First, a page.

To start building your intranet you will need, at a minimum, a Web browser and a word processing program capable of saving files in HTML format. If you have Windows 95 installed, Internet Explorer was automatically installed for you. It is available as an icon on your desktop. Microsoft Office 97 provides a rich set of tools for users to be able to create documents in HTML format or in native Office cformats that are optimized for use on an intranet. All of the Office components have been enhanced to support the Web, but we will limit our discussion here to Word.

To take your office procedure manual and make it available online to everyone in your office you would simply open the Word document that contained the manual and save it as an HTML format. The commands are File Save As HTML. You type in a new name for the document (it will be saved with an .htm extension), click on OK and the document will be converted to an HTML formatted document. One of the most powerful features of Internet technology is being able to set up navigation links to separate parts of a long document or to completely separate files. The links are transparent to the user. You can set up these links in Word, or if you use the Table of Contents or cross-reference feature they are set up automatically for you.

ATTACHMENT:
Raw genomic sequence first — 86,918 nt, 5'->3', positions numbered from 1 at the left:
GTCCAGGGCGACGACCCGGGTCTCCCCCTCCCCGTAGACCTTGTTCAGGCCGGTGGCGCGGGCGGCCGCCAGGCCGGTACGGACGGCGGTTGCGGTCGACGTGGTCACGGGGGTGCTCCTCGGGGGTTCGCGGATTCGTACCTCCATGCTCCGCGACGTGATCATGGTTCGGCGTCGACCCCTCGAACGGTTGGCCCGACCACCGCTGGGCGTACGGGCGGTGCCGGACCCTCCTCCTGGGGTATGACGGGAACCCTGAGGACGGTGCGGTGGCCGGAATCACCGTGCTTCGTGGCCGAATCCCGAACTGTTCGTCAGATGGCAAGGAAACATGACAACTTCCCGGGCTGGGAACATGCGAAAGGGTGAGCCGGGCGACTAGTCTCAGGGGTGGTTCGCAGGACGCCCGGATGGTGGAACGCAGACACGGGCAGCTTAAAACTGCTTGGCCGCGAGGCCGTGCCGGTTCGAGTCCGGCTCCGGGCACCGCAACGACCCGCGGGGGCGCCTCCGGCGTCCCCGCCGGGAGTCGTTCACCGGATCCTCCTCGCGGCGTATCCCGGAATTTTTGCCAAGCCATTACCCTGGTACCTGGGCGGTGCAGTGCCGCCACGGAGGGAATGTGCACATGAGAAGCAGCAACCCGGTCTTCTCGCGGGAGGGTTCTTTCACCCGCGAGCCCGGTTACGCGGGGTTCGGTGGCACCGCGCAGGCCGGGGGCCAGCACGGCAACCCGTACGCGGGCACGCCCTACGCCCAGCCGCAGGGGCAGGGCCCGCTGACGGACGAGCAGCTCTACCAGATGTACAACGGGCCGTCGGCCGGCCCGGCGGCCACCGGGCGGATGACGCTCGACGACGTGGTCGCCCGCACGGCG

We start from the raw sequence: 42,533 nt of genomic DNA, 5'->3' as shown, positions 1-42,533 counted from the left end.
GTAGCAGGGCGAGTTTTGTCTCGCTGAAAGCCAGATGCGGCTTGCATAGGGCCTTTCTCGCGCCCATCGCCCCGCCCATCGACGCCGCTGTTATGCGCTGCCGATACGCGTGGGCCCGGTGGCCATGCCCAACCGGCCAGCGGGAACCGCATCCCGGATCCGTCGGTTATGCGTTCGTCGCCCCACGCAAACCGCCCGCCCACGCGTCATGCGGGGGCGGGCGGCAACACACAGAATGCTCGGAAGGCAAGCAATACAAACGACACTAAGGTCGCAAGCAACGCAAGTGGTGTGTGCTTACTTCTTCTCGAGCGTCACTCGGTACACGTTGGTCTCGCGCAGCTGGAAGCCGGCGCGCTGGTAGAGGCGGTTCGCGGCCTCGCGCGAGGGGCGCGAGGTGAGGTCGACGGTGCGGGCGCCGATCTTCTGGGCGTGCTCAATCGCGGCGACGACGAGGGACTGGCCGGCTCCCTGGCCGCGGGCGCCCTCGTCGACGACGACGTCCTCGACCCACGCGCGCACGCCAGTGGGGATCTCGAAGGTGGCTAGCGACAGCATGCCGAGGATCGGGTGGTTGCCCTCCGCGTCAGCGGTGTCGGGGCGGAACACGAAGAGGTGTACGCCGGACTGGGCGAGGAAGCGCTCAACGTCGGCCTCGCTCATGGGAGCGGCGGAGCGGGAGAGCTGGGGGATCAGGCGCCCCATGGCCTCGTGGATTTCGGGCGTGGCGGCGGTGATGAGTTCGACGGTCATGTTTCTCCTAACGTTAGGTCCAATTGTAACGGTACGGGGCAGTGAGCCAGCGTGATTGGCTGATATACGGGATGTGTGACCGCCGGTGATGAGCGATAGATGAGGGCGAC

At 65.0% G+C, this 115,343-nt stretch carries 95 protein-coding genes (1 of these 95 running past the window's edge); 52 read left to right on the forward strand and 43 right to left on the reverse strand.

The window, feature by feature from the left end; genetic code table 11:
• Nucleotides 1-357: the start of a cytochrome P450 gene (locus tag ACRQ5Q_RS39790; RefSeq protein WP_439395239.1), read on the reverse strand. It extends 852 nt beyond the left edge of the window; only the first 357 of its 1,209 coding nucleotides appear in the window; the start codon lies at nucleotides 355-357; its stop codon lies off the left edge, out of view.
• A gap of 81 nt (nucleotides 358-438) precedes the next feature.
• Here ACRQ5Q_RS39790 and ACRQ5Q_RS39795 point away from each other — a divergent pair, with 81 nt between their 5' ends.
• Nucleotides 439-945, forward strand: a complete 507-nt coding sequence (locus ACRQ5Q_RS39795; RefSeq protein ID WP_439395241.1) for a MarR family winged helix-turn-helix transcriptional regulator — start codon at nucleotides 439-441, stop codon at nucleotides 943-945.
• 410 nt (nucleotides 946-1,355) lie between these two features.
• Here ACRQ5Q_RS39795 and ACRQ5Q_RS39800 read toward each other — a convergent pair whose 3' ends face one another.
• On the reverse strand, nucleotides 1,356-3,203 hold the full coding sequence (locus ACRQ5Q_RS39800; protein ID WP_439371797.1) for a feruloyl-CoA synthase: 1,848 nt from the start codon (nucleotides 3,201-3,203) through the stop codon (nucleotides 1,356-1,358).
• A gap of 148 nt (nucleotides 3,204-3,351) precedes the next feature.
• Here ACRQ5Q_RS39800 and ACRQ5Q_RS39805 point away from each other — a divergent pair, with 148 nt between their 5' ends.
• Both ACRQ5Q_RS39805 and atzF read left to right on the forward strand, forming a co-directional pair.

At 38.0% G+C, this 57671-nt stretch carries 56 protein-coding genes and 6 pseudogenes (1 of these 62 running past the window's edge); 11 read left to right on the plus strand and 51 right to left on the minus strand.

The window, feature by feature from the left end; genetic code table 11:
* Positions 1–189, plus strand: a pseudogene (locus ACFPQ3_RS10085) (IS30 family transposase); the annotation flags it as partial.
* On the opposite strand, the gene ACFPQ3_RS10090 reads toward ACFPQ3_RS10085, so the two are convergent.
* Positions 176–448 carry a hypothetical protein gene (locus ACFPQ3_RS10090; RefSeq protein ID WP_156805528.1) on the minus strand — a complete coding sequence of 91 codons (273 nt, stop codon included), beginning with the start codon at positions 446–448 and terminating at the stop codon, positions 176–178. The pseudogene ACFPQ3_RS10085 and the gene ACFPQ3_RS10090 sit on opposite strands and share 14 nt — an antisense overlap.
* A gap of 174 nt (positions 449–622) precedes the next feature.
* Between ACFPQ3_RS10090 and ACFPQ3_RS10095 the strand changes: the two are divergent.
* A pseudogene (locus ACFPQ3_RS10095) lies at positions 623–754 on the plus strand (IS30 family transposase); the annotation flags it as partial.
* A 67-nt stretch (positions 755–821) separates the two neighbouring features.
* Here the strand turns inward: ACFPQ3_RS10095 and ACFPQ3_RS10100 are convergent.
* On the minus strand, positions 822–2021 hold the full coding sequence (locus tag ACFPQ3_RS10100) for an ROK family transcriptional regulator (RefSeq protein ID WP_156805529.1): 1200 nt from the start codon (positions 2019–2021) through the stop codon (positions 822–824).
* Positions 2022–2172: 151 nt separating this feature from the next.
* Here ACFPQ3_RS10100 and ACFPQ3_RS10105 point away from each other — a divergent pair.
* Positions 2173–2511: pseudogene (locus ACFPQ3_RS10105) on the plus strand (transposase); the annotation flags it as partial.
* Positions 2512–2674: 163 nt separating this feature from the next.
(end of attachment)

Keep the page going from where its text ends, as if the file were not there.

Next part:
The next step is to let your staff have access to the document. As we mentioned earlier, if you have Windows 95, Internet Explorer is automatically installed on your desktop. Your staff will use this or another browser, such as Netscape, to view the procedure manual. To have the procedure manual automatically come up when they start Explorer all you have to do is change the home page setting. In Explorer select View Options and in the home page dialog box enter the location of the “procedure.htm” file. This file is automatically displayed first when the program is started.

When you create a number of different files that are linked together, you will want to create a “start” document that acts as your table of contents. On this page, you create a listing of links to the other files you want your staff to be able to look at.